A.    Matthew 7:1-5 includes some areas in which we are not to judge.

1.      A failure to recognize one’s own personal accountability unto God.

Matt. 7:2, For with what judgment ye judge, ye shall be judged and with what measure ye mete, it shall be measured to you again.

Rom. 14:12, So then every one of us shall give account of himself to God

2.      One must cleanse his own life before he can successfully help someone else.

Matt. 7:5, Thou hypocrite, first cast out the beam out of thine own eye; and then shall thou see clearly to cast out the mote out of thy brother’s eye.

3.      We must not be mote hunters.  Some individuals are actually disappointed if they cannot find short comings in others.

Matt. 22:34-35, But when the Pharisees had heard that he had put the Sadducees to silence, they were gathered together.  Then one of them, which was a lawyer, asked him a question, tempting him.

B.    There are other kinds of judgment that are condemned in principle elsewhere in the scripture.

1.      The tendency to stereotyping others without properly evaluating each person on an individual basis. 

a.       Pharisees considered all publicans as sinners.

b.      Jews looked down upon Gentiles as being as dogs.

c.       Jews thought of Samaritans as worse than dogs.

2.      The Word of God condemns prejudice.  Prejudice is to make judgment about persons or events without knowing all the facts about that in which we have made prejudgment and/or unwarranted judgment.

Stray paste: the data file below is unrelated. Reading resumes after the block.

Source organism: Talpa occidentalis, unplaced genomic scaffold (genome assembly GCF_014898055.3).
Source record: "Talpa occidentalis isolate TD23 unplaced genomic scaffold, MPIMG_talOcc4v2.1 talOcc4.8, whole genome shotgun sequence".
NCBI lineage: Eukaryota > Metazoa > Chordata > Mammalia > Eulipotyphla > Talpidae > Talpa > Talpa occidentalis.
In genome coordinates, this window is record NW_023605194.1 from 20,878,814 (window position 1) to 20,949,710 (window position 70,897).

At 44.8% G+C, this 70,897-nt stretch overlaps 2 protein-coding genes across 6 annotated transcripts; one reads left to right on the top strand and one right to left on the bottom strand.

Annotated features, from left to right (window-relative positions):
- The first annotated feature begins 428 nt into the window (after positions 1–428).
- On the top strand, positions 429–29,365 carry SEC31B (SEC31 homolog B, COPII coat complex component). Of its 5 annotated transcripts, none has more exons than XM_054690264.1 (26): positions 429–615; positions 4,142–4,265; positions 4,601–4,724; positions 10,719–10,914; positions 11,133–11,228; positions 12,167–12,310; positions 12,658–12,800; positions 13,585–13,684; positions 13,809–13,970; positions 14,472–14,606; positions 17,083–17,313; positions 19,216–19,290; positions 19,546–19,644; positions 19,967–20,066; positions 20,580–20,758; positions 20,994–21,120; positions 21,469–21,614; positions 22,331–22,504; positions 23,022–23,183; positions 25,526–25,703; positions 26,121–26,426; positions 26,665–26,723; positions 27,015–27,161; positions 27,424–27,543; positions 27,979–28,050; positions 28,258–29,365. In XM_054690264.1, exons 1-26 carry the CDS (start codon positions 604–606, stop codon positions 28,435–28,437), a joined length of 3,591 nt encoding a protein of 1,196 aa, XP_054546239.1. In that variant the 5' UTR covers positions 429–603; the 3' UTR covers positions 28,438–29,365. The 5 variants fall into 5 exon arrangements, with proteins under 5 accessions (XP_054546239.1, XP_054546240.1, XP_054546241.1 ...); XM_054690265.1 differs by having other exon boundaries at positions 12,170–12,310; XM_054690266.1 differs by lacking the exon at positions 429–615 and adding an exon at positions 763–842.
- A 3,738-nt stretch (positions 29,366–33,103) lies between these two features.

Rom. 2:1,Therefore thou art inexcusable, O man, whosoever thou art that judgest:  for wherein thou judgest another, thou condemnest thyself; for thou that judgest doest the same thing.

3.      We would be unjustified to judge the motives of others without evidence one way or the other.

4.      It is not our prerogative to condemn anyone to eternal damnation. 

a.       Each and every one of us will be judged by the Word of the Lord.

John 12:48, He that rejecteth me, and receiveth not my words, hath one that judgeth him:  the word that I have spoken, the same shall judge him in the last day.

b.      However, we can compare their life and teaching with a “thus saith the Lord.”  We will be held eternally accountable for failing to speak out against false doctrine and practices that violate principles and teachings of the inspired Word. 

c.       We can be fruit inspectors.

Matt. 7:20, Wherefore by their fruits ye shall know them.  

Conclusion:  We must judge only in those areas sanctioned for us to do so by the Lord.  And in doing so, we must make sure that our judging is righteous judgment.  The Son of God warned, Judge not according to the appearance, but judge righteous judgment(John 7:24).  God’s inspired Word is the standard of righteousness.  The psalmist declares:  My tongue shall speak of thy word:  for all thy commandments are righteousness(Psalm 119:172).

--Dub Mowery